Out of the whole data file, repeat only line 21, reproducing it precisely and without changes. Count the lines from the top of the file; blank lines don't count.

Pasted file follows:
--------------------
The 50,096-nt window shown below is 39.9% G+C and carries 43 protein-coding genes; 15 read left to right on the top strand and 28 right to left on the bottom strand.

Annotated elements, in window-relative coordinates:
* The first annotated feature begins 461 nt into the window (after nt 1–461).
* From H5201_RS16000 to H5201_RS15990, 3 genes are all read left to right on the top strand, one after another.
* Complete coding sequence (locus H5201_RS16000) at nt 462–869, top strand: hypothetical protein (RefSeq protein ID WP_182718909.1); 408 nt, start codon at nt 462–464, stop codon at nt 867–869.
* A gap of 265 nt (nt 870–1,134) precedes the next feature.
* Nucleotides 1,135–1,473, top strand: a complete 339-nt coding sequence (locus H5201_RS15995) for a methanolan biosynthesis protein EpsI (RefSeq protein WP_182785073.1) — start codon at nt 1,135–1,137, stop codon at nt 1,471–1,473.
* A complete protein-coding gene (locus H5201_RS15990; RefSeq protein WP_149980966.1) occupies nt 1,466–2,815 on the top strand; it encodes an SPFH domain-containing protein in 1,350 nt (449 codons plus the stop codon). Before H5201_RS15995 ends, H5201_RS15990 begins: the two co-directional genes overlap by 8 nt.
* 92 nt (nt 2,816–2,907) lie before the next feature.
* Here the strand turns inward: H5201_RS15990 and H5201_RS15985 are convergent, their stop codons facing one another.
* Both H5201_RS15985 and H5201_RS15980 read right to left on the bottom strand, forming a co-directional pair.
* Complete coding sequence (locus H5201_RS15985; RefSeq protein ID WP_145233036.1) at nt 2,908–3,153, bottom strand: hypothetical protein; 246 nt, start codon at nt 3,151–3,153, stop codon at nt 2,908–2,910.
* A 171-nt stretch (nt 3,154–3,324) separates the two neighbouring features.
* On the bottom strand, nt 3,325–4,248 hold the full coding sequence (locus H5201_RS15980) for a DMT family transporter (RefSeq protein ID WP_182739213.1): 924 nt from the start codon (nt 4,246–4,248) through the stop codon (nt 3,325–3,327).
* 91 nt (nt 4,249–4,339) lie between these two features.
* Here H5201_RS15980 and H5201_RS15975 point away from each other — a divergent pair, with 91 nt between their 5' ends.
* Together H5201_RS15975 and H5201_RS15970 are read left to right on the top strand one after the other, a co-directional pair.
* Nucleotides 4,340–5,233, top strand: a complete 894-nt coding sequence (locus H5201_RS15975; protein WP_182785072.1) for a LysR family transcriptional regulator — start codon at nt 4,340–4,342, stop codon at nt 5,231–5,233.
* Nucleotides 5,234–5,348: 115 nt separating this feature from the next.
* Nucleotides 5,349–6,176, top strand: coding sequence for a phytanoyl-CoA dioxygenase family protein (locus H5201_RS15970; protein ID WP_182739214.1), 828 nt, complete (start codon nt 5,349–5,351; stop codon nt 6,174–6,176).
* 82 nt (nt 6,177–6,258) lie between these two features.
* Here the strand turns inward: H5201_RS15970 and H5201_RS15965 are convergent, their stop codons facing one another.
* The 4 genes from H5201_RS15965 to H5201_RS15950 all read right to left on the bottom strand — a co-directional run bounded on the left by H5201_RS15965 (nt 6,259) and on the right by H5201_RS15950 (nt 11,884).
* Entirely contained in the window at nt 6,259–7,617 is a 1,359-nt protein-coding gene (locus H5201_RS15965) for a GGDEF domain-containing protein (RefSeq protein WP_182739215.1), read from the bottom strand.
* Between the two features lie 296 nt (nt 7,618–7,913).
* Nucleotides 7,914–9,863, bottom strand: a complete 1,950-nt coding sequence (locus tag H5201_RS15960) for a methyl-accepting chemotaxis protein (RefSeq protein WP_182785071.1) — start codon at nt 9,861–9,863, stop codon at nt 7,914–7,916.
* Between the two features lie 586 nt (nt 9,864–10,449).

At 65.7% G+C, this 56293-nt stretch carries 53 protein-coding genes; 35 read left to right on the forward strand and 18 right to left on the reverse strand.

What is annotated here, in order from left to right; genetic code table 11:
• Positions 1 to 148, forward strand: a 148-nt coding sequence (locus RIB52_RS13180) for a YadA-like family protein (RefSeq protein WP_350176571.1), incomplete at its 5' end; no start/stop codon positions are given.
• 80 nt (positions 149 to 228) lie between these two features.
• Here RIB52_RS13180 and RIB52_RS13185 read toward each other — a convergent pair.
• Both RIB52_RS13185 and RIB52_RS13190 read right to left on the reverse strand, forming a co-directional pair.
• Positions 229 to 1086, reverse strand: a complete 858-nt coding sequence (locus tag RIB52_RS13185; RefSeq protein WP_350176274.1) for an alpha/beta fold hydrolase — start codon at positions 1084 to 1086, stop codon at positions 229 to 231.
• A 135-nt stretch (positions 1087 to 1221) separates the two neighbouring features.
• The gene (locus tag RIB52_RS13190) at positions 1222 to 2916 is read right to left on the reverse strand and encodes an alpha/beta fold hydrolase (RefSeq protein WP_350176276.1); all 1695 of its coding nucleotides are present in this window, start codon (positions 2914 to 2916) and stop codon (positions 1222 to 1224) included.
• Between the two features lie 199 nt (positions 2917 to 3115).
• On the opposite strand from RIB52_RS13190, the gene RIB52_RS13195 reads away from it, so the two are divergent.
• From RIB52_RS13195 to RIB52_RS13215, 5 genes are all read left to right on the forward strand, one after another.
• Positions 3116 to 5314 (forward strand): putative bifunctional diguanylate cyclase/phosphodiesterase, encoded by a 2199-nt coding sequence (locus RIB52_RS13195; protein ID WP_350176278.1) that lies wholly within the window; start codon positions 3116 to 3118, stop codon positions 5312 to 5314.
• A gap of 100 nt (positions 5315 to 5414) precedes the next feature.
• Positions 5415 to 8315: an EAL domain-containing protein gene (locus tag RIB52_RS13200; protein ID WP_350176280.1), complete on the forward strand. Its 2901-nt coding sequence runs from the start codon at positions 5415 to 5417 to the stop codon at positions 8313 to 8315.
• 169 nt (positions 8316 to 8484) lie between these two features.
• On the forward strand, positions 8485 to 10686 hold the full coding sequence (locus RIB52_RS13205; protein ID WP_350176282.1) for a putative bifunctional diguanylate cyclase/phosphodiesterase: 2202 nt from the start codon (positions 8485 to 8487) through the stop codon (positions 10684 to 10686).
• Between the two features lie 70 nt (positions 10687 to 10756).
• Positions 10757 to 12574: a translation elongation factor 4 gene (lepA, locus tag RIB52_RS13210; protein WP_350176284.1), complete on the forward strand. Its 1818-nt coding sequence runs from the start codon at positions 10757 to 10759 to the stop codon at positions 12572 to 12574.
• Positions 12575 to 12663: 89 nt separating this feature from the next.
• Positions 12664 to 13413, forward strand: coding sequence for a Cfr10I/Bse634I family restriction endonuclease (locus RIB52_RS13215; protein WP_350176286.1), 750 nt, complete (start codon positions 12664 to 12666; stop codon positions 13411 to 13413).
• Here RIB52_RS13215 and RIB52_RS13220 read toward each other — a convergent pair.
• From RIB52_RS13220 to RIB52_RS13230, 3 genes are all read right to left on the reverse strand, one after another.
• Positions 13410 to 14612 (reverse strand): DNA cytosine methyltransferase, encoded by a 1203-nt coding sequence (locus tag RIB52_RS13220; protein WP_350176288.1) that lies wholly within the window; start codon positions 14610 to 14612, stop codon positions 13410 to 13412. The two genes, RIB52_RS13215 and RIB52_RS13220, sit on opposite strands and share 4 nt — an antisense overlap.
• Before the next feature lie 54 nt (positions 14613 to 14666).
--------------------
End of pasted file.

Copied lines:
* 82 nt (nt 6,177–6,258) lie between these two features.